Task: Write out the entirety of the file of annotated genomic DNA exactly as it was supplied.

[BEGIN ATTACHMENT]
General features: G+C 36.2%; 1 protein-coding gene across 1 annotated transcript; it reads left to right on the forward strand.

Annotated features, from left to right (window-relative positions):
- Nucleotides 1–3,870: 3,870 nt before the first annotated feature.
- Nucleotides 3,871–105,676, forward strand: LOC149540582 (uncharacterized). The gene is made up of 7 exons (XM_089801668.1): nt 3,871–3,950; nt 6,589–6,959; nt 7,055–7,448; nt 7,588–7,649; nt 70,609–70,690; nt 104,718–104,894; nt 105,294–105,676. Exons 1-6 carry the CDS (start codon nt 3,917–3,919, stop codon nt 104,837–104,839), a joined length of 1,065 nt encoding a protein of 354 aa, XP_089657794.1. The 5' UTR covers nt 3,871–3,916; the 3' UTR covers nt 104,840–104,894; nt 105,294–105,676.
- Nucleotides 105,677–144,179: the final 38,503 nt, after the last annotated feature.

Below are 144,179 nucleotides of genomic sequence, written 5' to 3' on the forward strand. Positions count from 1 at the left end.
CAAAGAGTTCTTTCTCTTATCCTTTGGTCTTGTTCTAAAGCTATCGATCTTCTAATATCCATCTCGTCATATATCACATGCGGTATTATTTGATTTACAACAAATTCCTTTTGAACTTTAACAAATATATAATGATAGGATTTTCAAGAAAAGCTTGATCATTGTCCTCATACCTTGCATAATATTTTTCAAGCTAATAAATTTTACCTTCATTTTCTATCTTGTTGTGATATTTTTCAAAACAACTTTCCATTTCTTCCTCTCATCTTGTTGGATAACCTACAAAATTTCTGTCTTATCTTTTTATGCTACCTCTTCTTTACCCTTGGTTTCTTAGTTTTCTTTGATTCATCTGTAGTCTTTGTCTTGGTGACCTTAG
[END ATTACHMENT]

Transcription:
General features: G+C 36.2%; 1 protein-coding gene across 1 annotated transcript; it reads left to right on the forward strand.

Annotated features, from left to right (window-relative positions):
- Nucleotides 1–3,870: 3,870 nt before the first annotated feature.
- Nucleotides 3,871–105,676, forward strand: LOC149540582 (uncharacterized). The gene is made up of 7 exons (XM_089801668.1): nt 3,871–3,950; nt 6,589–6,959; nt 7,055–7,448; nt 7,588–7,649; nt 70,609–70,690; nt 104,718–104,894; nt 105,294–105,676. Exons 1-6 carry the CDS (start codon nt 3,917–3,919, stop codon nt 104,837–104,839), a joined length of 1,065 nt encoding a protein of 354 aa, XP_089657794.1. The 5' UTR covers nt 3,871–3,916; the 3' UTR covers nt 104,840–104,894; nt 105,294–105,676.
- Nucleotides 105,677–144,179: the final 38,503 nt, after the last annotated feature.

Below are 144,179 nucleotides of genomic sequence, written 5' to 3' on the forward strand. Positions count from 1 at the left end.
CAAAGAGTTCTTTCTCTTATCCTTTGGTCTTGTTCTAAAGCTATCGATCTTCTAATATCCATCTCGTCATATATCACATGCGGTATTATTTGATTTACAACAAATTCCTTTTGAACTTTAACAAATATATAATGATAGGATTTTCAAGAAAAGCTTGATCATTGTCCTCATACCTTGCATAATATTTTTCAAGCTAATAAATTTTACCTTCATTTTCTATCTTGTTGTGATATTTTTCAAAACAACTTTCCATTTCTTCCTCTCATCTTGTTGGATAACCTACAAAATTTCTGTCTTATCTTTTTATGCTACCTCTTCTTTACCCTTGGTTTCTTAGTTTTCTTTGATTCATCTGTAGTCTTTGTCTTGGTGACCTTAG